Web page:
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At the risk of being stoned :ph34r: I do at times find the gluten-free life to be difficult. Want to go to a friends house, out to dinner or on a vacation? Not so easy. Do I find the diet worthwhile absolutly! Would I knowingly eat gluten? No way! I find eating gluten-free to be very easy at home. However, in social situations it is not as easy. I would welcome a drug that would allow me to go to a friend's or out to dinner where I could be protected from cc. I get sick from even the slightest cc a pill that would take that worry/illness away is welcome in my book.

Hez

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At the risk of being stoned :ph34r: I do at times find the gluten-free life to be difficult. Want to go to a friends house, out to dinner or on a vacation? Not so easy. Do I find the diet worthwhile absolutly! Would I knowingly eat gluten? No way! I find eating gluten-free to be very easy at home. However, in social situations it is not as easy. I would welcome a drug that would allow me to go to a friend's or out to dinner where I could be protected from cc. I get sick from even the slightest cc a pill that would take that worry/illness away is welcome in my book.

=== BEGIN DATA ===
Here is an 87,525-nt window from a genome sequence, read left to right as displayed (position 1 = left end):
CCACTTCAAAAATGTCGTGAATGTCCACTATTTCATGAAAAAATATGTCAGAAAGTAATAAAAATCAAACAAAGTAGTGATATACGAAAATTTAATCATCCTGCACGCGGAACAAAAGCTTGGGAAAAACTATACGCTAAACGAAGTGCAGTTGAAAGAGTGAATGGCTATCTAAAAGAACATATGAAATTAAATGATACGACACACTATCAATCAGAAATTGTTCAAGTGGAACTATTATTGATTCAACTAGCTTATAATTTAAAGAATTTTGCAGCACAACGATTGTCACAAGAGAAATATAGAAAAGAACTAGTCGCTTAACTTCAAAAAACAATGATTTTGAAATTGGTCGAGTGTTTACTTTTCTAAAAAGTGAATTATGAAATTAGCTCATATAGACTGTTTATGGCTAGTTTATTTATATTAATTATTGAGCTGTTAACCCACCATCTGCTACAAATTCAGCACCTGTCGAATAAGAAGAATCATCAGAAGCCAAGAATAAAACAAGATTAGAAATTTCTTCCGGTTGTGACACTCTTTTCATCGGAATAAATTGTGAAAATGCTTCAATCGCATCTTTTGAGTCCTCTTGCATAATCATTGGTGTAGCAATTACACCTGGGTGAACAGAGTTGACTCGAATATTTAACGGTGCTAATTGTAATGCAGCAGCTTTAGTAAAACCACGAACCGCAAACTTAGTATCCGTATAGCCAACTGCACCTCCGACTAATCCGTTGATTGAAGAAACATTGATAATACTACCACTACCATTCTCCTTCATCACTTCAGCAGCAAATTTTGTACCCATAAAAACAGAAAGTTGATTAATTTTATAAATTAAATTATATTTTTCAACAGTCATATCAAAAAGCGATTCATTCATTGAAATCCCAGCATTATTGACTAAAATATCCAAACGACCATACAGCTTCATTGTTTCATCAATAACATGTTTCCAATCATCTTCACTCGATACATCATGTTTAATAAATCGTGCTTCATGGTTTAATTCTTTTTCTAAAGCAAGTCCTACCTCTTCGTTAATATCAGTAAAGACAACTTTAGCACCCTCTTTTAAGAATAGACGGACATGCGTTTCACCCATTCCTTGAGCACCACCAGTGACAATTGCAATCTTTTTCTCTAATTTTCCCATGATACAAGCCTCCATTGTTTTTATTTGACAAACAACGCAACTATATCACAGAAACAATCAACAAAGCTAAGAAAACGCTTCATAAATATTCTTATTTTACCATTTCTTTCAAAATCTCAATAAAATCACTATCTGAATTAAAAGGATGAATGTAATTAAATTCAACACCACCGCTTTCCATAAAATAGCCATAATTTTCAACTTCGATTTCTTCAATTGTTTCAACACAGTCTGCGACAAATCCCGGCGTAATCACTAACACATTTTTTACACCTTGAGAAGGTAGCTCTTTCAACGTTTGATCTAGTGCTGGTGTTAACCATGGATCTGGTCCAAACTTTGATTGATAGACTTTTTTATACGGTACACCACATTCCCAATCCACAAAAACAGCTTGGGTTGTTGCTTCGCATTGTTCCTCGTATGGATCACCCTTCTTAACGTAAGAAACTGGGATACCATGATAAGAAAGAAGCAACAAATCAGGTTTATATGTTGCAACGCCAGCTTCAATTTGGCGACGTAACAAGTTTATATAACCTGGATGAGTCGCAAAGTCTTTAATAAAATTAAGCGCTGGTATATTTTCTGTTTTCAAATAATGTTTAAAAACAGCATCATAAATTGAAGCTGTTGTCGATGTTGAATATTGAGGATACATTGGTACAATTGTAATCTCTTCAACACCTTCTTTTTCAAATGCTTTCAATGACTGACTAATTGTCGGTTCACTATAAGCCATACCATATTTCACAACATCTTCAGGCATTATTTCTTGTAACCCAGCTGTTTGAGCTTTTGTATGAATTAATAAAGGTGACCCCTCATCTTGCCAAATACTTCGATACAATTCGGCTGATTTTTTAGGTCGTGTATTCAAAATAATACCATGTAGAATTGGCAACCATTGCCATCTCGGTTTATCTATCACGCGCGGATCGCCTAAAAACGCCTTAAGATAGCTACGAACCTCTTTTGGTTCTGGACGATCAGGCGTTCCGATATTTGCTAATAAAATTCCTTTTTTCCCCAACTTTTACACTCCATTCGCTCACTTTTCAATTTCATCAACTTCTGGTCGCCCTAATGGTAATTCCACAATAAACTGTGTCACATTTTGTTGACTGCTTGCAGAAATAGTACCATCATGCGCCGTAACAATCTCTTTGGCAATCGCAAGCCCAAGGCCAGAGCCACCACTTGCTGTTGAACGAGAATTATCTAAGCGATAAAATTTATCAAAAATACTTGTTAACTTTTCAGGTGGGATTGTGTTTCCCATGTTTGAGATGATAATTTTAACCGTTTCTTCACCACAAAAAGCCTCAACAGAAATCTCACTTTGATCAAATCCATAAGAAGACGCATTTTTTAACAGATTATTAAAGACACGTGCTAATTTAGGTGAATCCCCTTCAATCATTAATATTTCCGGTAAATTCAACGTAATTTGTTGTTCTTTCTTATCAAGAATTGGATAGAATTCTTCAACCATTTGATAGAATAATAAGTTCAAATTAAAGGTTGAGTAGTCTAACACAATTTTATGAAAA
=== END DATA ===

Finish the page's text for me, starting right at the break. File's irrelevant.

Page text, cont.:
Hez

Hez: we agree with you...the gluten-free diet for my husband is difficult but only made so by sad fact that he went so long going misdiagnosed that he developed other food sensitivities...so he's got a lot of foods to avoid for one reason or another. Life never got "normal" again for him even after he went 100% gluten free. He would welcome a more "normal" existence while protecting himself from cc due to eating out or at other people's homes. Right now he is a hermit - afraid to take a chance of eating outside of our home. So WE won't stone you for feeling like this.


Husband has Celiac Disease and

Husband misdiagnosed for 27 yrs -

The misdiagnosis was: IBS or colitis

Mis-diagnosed from 1977 to 2003 by various gastros including one of the largest,